Our story begins on an ordinary Tuesday when I found myself with an extra five minutes to spare before dashing off to work. Rather than reaching straight for my mascara, I instead picked up the metal eyelash curler that had served me well since its purchase from a Japanese $2 Shop. Having curled and coated my right lashes I clamped the curved metal plates over my left eyelid, turning as I held the contraption shut to glance at the clock. As I turned back to the mirror, my forefinger fumbled its grip on the steel loop of the handle, causing the gadget to spring forward before striking me, hard, in the eyeball.

As I clutched my left eye and cursed loudly, wondering if I had been hit hard enough to cause any bruising, I noticed something odd. Something that caused a slow, cold panic to rise from my stomach and spread through my chest. Attached to the curved steel rim of the discarded curler on my dressing table was a perfect arc of eyelashes.

I stared in horror, gaping open-mouthed at the curler for a full ten seconds before raising my gaze to the reflection before me. One eye stared proudly back from within its intensely blackened frame; the other peered at me insipidly, the lid now reddened, inflamed, puffy.


I cried. Watery tears dribbled pitifully from my injured eye, stinging the freshly damaged follicles that had moments ago held the now lifeless hairs that still lay in a beautiful half-circle, clinging to the rim of my curler which I had knocked to the floor in my shock. I was suddenly possessed with an urge to save them, but my sigh of desperation as I bent my face close to the floor sent them scattered through my carpet, undetectable and utterly unrecoverable. I rose, defeated, to greet my disproportionate reflection once again, and as I watched my lashless eyelid puff up until it resembled that of some kind of pink foetus, I began to laugh.

I laughed at the trauma I felt over something so completely superficial while I continued to squeeze out tears of self-pity and embarrassment. I spent a good fifteen minutes in this laugh-cry cycle, deliberating on whether to hide my misfortune beneath a pair of false lashes or to leave my freshly plucked lid on full display and revel in the hilarious calamity that had befallen me that morning. I chose the latter.

It has been some months now since that fateful Tuesday morning, and although there has been a dramatic regrowth I am sad to say my left lid has not yet had its once lush covering wholly restored.

My beauty regime, however, is now a curler-free zone.



I’ve been single for almost a year now. I go out. I dance. I drink. I go home, sometimes alone, sometimes with company. I online date. I text dudes. I try to figure out where things are going. I break things off before they get awkward or serious. I check my phone six times a day waiting to see if he’s texted me yet. I juggle several prospects at once with varying levels of interest. I tease, test and ignore. I get let down occasionally and let others down gently. I run from the over-invested and chase the disinterested.

I don’t really know what I’m looking for, but I am looking. I’ve begun to try to overcome any misgivings about the men I date, ignoring  sexual incompatibility and such serious character flaws as selfishness, arrogance and diffidence in the hopes of finding some kind of ongoing companionship.

I wouldn’t say that I’m hungry for more, but I’m definitely a little peckish. I don’t want to rush into anything serious, but I do want someone to be nice to me, to want to spend time with me on occasion, to think I’m pretty even when I’m in my pyjamas, to spend the night every now and then, to take me out to dinner and let me pay for half, to catch up for Friday night drinks with my friends. I don’t want to meet parents, spend every night together, stop hanging out with my friends, have automatic plans for every Saturday night or go grocery shopping together. I just want to date.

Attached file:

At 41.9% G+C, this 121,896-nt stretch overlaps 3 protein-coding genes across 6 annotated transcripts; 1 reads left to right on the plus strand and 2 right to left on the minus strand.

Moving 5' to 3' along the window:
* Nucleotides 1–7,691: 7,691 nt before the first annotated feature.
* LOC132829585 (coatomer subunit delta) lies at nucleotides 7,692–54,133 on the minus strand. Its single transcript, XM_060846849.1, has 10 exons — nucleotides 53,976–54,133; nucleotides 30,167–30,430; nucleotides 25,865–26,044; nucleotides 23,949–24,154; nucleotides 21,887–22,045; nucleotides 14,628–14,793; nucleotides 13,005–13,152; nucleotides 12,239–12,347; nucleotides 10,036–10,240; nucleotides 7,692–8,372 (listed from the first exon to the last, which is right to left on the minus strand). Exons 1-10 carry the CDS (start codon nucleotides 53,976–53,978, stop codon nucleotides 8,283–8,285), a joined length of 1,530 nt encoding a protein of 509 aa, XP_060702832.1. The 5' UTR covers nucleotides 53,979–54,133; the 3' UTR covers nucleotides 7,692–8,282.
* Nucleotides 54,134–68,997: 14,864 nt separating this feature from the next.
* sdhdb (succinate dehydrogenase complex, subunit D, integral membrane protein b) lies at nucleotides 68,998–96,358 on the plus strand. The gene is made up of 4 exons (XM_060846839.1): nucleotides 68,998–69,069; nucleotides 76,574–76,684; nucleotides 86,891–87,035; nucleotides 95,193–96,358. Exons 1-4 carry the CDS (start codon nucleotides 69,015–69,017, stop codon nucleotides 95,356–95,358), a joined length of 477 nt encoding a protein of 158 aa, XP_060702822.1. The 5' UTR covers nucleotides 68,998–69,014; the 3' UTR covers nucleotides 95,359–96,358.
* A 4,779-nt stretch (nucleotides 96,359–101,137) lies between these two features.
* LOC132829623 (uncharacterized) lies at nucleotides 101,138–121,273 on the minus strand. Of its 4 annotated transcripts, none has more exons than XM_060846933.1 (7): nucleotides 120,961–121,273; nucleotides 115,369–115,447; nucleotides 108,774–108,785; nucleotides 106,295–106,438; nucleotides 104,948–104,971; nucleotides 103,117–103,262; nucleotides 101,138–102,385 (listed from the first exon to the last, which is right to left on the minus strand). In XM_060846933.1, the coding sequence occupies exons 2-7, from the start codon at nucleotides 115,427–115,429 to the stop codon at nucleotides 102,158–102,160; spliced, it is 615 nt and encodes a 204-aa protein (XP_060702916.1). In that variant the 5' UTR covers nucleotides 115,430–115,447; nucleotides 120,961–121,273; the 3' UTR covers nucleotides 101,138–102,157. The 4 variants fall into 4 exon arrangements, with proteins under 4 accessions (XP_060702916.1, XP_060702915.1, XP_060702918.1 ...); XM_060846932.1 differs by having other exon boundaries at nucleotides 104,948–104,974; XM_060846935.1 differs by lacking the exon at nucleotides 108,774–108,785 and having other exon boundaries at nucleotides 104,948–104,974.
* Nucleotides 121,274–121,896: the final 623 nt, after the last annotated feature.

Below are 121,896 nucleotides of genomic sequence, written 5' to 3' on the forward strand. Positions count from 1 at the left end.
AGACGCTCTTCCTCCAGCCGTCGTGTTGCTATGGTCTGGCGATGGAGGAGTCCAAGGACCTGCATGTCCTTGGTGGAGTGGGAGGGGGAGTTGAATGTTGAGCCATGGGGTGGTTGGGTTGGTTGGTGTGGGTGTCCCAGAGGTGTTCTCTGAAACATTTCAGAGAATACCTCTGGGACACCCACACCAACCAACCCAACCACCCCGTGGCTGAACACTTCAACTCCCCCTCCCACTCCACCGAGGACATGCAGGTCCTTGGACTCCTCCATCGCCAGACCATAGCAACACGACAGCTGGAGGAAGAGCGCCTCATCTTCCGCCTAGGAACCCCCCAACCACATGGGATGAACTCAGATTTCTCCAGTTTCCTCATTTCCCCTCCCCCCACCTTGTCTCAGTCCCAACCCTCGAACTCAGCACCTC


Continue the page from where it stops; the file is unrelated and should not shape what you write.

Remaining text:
I’m wondering if any mid-twenty-to-early-thirty-something men actually want to date. All I’ve found so far are those who want too much and those who want too little, and like some kind of Goldilocks I seem to jump from one to the other without finding anything that seems “just right.” Something casual without the vulgarity of having “no strings attached,” as though actually spending time with a person you’re having sex with is some kind of huge hassle.

I’m not looking for Mr Right, or Mr Just-For-One-Night. Surely there’s something in between. I’m determined to find it.



Unshaven legs. Hairy underarms. Gross granny-panties with broken elastic and holes in them. Torn stockings. Black nail polish smeared on your upper thigh from where you tried to repair the torn stockings and prevent them from running. A black, highly-visible-from-the-right-angle chin hair that you keep forgetting to pluck. Giant (yes, giant) pimple on your bottom that just refuses to die. Unmade bed strewn with unpaid bills, dirty clothes and cosmetic paraphernalia from your rush to get ready. A black, highly-visible-from-the-right-angle nipple hair that you also keep forgetting to pluck. Hacking cough that is really hard to stop and sends your upper body into uncoordinated spasms. Used tissues on the bedside table. Gross breath from the Thai food you ate earlier. A weird rash on your left forearm that only appeared about an hour ago and is getting really itchy….

Things that will not prevent a man from having sex with you. (For those playing at home.)



Finding oneself extraordinarily drunk in a well-known, seedy Melbourne bar at 2am seated opposite a group of much younger men can only lead to one thing: a sudden appetite for veal.

At 27, I hadn’t really considered myself old enough to seek out an affair with a lusty toy-boy, Desperate Housewives style. After a night of various highs and lows, Lucile and I found ourselves at Pony with a jug of cider. Seated at the edge of a long couch with a view to most of the male prospects in the room, things were looking dim. But there they were, at the other end of the long suede couch: young, fit, full of energy and obviously excited by the thought of chatting up older women. Lucile pointed them out first. I laughed and called them “teenagers,” which prompted Lucile to lean over and ask one of them his age. 21. She turned back to me, grinning, eyebrows raised triumphantly. “See? They’re not teenagers!” I glanced around once more for a reason not to, and then slid down to their end of the couch.